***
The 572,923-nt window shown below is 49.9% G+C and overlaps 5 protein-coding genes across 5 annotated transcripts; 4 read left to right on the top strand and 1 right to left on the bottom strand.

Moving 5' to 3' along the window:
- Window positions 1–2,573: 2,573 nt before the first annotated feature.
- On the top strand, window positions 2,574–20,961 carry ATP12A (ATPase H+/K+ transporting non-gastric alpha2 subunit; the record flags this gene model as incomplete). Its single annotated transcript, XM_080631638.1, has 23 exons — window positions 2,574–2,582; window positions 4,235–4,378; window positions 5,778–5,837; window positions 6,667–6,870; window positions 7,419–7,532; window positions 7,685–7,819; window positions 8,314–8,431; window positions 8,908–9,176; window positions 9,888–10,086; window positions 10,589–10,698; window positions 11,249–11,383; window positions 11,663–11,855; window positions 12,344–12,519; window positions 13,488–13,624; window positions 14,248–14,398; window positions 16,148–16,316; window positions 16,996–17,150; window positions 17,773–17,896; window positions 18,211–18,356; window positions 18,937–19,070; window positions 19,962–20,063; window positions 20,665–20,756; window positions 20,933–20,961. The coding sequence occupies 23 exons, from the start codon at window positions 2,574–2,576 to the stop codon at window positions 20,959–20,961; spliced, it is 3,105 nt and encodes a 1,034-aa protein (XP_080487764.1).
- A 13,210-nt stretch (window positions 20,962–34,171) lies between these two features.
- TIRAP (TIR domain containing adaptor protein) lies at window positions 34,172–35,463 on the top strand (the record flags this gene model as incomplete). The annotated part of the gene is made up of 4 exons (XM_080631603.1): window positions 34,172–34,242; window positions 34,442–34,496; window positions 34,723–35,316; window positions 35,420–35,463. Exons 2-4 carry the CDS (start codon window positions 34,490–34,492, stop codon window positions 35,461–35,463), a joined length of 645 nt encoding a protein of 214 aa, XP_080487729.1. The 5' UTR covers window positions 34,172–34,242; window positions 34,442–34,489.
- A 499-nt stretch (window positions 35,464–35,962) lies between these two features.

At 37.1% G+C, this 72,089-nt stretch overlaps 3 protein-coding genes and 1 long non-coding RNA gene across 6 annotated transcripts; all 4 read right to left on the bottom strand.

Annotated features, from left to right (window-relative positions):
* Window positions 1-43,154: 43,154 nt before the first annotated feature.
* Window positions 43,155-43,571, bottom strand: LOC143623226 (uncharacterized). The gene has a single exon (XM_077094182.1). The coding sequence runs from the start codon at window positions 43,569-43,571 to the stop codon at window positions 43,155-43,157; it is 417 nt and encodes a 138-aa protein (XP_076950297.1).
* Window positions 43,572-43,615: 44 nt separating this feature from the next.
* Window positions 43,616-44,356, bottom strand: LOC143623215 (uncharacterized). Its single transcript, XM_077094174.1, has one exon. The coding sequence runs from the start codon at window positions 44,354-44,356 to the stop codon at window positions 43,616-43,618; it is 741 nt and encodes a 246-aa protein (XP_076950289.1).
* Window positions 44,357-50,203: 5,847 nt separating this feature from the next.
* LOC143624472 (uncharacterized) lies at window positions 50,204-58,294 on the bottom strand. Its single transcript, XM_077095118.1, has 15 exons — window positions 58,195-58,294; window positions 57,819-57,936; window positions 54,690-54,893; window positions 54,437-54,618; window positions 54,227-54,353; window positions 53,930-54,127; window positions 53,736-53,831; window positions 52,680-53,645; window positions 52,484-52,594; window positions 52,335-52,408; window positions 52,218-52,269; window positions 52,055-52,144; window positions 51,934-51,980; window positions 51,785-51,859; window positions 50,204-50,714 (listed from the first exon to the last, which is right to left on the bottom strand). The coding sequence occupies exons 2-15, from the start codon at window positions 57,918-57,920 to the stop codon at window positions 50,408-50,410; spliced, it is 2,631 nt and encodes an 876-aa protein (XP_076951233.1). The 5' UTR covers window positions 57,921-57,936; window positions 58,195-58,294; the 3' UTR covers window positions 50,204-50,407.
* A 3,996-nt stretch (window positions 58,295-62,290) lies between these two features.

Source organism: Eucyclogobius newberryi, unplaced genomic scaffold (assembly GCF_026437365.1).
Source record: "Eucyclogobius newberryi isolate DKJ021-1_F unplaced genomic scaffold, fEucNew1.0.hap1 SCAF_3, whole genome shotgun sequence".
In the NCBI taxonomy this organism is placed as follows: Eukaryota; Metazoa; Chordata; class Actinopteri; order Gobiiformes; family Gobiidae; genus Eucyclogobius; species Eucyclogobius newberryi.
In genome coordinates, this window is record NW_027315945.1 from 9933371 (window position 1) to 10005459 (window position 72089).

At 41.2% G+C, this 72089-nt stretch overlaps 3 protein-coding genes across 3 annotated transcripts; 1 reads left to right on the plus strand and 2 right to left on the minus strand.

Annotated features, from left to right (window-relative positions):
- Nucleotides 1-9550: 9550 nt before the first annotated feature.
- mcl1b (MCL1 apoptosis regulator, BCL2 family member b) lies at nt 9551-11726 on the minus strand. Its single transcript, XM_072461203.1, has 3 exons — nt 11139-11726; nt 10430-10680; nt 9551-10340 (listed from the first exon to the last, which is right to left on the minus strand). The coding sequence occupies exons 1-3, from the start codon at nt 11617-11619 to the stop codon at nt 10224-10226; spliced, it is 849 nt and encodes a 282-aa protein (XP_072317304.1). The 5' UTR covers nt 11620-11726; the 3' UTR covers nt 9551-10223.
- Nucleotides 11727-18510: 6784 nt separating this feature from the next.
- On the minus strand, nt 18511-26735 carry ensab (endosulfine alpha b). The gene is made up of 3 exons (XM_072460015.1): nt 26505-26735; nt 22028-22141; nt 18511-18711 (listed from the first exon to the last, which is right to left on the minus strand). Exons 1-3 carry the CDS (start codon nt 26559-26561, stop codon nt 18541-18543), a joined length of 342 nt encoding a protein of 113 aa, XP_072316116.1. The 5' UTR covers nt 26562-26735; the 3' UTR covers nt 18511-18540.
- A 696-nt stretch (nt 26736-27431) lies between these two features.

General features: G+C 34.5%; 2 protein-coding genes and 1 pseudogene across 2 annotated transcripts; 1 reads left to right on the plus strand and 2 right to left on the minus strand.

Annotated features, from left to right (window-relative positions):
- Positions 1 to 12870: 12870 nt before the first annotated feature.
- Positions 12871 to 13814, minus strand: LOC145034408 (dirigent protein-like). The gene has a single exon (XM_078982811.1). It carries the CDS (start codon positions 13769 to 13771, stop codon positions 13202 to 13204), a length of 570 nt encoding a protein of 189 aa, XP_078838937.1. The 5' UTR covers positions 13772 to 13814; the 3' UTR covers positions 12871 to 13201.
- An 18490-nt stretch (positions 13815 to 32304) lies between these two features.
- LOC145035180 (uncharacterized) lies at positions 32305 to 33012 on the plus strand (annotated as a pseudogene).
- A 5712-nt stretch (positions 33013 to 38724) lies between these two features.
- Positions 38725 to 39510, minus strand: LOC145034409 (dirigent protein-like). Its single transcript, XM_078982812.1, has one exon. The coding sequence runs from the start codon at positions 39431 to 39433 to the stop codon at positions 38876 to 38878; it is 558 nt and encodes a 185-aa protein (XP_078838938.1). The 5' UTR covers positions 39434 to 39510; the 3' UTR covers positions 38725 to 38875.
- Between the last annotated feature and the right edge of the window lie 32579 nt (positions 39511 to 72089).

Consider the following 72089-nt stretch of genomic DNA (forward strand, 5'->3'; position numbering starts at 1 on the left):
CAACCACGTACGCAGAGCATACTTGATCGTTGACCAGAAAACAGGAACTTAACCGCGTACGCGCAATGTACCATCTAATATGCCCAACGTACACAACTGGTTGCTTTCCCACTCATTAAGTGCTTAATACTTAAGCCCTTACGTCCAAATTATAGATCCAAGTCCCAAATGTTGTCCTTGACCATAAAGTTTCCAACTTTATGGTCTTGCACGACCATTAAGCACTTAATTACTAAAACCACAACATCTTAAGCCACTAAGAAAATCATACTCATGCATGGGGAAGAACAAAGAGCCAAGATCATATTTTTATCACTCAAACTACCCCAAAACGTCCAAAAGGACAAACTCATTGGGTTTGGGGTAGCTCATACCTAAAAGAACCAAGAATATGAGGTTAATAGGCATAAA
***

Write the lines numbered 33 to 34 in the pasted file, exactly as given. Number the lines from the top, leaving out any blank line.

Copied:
- LOC145035180 (uncharacterized) lies at positions 32305 to 33012 on the plus strand (annotated as a pseudogene).
- A 5712-nt stretch (positions 33013 to 38724) lies between these two features.